Apple recently added hydrogen peroxide to the list of cleansers not to use on its products. The chemical is often employed to disinfect surfaces, but it’s not recommended for wiping down your iPhone, Mac or iPad. Or your Apple peripherals, either.
The warning comes as the COVID-19 pandemic stretches on.
The filthiest part of you computer is probably its keyboard. It’s the part you touch the most, it’s the part you likely use to catch the debris from your lunch, and it’s the part that you probably never clean, because you don’t look at it enough to get grossed out. And these days, as doctors warn us to wash our hands constantly (and correctly) to avoid the coronavirus, you probably want to make sure that your keyboard is not just clean, but sanitized.
This is a fairly straightforward process, so let’s get started.
Your home is clean and sanitized. You wash and moisturize your hands regularly, and you haven’t left the house in days. By all measures, you’re pretty sure that your home is an oasis from the pandemic outside your door. But then the new MacBook Air, or that emergency delivery of tea leaves from Amazon, arrives. You have just accepted a potential COVID-19 virus carrier into your home. What do you do?
You sanitize it, that’s what. Just like you’ve sanitized the surfaces in your home.
The other day on the metro, I pulled out my AirPods and dropped one on the floor. It bounced over dried and dirty beer stains, and who knows what other filth and bacteria traipsed in on a million passengers’ shoes (and the odd hippie’s bare feet). I gave up on listening to anything on the trip home, and slipped the rescued AirPod back into its case.
Today we’re going to see how to clean AirPods (or any other earbuds). It’s not only hippie toe jam that we have to worry about, either. Because we’re always pushing these things deep into moist holes in our heads, they crust up with earwax and whatever bacteria we have living in our earholes. Happily, cleaning and disinfecting AirPods is not only easy. It’s just about as satisfying as digging a deep-seated booger out of your nose, or picking an almost-healed scab.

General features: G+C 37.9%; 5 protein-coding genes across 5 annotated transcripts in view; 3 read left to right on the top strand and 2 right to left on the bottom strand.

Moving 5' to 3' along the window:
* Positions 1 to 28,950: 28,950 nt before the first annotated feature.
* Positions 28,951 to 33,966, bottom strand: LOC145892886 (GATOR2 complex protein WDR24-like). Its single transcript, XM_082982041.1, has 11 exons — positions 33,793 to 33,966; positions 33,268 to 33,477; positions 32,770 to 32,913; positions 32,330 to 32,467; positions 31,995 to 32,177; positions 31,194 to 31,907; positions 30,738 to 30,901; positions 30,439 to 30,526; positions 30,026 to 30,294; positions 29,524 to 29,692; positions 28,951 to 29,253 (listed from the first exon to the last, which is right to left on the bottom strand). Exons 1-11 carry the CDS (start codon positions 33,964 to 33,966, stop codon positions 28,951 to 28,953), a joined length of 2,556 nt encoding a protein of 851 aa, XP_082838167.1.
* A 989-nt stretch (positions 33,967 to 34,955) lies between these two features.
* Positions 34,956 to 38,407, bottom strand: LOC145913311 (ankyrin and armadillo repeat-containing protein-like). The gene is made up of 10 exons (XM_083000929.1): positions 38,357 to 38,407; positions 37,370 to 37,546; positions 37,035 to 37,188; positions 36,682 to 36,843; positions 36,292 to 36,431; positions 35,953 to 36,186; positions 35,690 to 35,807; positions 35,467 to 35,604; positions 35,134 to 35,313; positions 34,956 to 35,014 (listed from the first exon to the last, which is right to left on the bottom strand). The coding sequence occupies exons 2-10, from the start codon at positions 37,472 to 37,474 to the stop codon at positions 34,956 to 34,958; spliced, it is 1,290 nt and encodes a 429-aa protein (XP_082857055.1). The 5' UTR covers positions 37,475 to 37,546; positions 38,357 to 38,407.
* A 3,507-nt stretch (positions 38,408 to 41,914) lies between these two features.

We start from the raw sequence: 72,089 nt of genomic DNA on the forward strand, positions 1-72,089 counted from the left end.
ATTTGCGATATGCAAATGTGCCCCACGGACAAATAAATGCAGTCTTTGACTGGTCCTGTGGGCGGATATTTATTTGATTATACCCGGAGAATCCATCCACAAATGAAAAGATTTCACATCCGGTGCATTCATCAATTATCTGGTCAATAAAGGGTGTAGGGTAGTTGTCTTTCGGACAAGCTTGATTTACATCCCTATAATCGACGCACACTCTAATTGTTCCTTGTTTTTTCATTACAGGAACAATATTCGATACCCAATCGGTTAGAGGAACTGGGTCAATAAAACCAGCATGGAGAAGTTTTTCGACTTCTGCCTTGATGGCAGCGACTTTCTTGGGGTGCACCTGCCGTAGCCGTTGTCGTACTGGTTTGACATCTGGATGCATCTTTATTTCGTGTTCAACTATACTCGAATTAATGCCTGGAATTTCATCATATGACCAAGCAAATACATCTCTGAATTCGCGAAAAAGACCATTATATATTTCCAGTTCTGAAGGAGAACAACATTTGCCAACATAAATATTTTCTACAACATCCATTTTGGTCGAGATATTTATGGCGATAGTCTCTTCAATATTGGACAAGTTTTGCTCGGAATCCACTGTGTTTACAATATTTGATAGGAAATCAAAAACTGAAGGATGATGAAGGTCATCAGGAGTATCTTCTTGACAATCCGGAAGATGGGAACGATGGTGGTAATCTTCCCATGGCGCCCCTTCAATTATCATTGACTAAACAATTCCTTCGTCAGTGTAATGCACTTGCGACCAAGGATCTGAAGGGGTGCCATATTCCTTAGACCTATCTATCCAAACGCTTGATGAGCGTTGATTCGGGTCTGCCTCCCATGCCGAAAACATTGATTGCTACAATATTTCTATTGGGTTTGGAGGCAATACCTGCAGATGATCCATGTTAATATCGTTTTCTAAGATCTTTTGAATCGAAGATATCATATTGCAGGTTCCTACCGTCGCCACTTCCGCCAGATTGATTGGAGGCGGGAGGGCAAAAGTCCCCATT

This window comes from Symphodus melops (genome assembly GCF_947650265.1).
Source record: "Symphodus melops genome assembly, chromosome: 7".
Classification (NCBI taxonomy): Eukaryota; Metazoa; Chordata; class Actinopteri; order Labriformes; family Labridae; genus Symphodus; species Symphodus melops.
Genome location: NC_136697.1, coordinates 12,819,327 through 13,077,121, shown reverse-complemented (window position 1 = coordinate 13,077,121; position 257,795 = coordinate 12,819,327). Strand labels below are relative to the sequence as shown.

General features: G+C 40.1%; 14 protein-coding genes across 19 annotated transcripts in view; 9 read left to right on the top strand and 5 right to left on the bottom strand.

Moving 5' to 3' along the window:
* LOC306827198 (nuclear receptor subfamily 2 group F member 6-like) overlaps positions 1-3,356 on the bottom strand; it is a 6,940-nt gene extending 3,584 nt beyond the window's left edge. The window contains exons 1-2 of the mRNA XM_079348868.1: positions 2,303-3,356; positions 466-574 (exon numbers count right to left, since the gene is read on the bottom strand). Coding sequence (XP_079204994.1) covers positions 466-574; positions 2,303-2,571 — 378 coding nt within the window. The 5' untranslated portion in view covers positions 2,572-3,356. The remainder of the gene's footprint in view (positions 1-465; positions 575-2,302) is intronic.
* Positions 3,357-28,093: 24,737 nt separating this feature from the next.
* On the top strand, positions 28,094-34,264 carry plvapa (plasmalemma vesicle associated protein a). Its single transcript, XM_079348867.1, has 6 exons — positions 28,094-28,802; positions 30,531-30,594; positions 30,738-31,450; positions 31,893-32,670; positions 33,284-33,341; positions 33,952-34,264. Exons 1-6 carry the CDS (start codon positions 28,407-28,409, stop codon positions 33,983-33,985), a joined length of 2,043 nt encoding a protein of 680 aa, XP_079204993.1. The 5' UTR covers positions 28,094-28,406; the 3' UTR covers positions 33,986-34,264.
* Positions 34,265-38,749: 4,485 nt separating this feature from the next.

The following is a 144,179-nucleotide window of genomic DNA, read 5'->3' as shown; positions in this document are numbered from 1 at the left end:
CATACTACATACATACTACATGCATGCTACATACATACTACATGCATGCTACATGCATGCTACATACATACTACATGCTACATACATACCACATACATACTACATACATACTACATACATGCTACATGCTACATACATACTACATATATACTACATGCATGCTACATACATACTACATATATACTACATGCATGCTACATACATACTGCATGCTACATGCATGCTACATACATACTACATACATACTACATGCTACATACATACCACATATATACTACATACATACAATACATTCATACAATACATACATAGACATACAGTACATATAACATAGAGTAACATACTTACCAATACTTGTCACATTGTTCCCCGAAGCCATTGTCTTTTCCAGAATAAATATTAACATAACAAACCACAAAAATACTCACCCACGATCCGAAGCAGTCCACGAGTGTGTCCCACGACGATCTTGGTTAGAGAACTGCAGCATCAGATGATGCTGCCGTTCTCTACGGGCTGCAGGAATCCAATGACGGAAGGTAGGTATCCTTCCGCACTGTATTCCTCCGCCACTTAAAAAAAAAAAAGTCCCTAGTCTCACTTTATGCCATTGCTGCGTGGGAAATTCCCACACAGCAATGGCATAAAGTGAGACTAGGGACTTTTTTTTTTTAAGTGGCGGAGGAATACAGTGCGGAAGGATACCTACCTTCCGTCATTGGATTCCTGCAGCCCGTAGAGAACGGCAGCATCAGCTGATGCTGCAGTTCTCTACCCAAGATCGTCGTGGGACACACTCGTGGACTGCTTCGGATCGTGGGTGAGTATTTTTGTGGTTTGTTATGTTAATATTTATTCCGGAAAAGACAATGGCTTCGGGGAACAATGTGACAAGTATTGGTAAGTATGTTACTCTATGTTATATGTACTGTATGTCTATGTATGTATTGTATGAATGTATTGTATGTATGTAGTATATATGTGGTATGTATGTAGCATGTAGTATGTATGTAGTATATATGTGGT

Did you know that setting modern materials like silicone down onto traditional furniture finishes like oil and wax, or lacquer, could leave a mark? Judging by the insane clamor on the internet, roughly half of the planet has just discovered this fact, and is blaming it on Apple.
Those HomePod ring marks are a result of the oils in the finish of the furniture being sucked into the silicon base of the HomePod. The good news is the fix is easy, but if you’d listened to your grandmother, you never would have had this problem in the first place.
If you want to clean up your contacts list so you can better utilize the power of keeping track of people’s contact info on your iPhone, you’ll need to clean it up.
My contacts list has always been a mess. I’ve kept a running list, saved to various services and such, since my first iPhone in 2007.
It’s annoying enough that I went looking for an app that will destroy all the crazy duplicates I have on my iPhone. When I found an app called Cleanup Duplicate Contacts, I took it for a spin and found out how easy it really is.
My iPhone 5 camera has gotten some grime inside it, and my pictures are all yucky because of it. I’ve procrastinated taking it to the Apple Store to get cleaned out because, hey, I’m busy lazy.
Luckily, there’s a guy on YouTube whose buddy had the same problem, and he put up a video showing how to clean out the iPhone 5 with a tiny screwdriver, suction cup, can of air, and a plastic non-marring tool.
A quick disclaimer: if you choose to try this fairly simple iPhone 5 surgery, you’re responsible for any damage that might occur. Please don’t email us asking for a replacement iPhone.
It seems that there can be no corner of the niche product universe that can’t be mined and exploited with tasteless “luxury” versions of regular, plain ol’ tools. Today’s example: the Lynktec ArtCloths, which show your “appreciation” for great art in the same way that the tinny ringtone snippet belching from your cellphone shows your appreciation of music.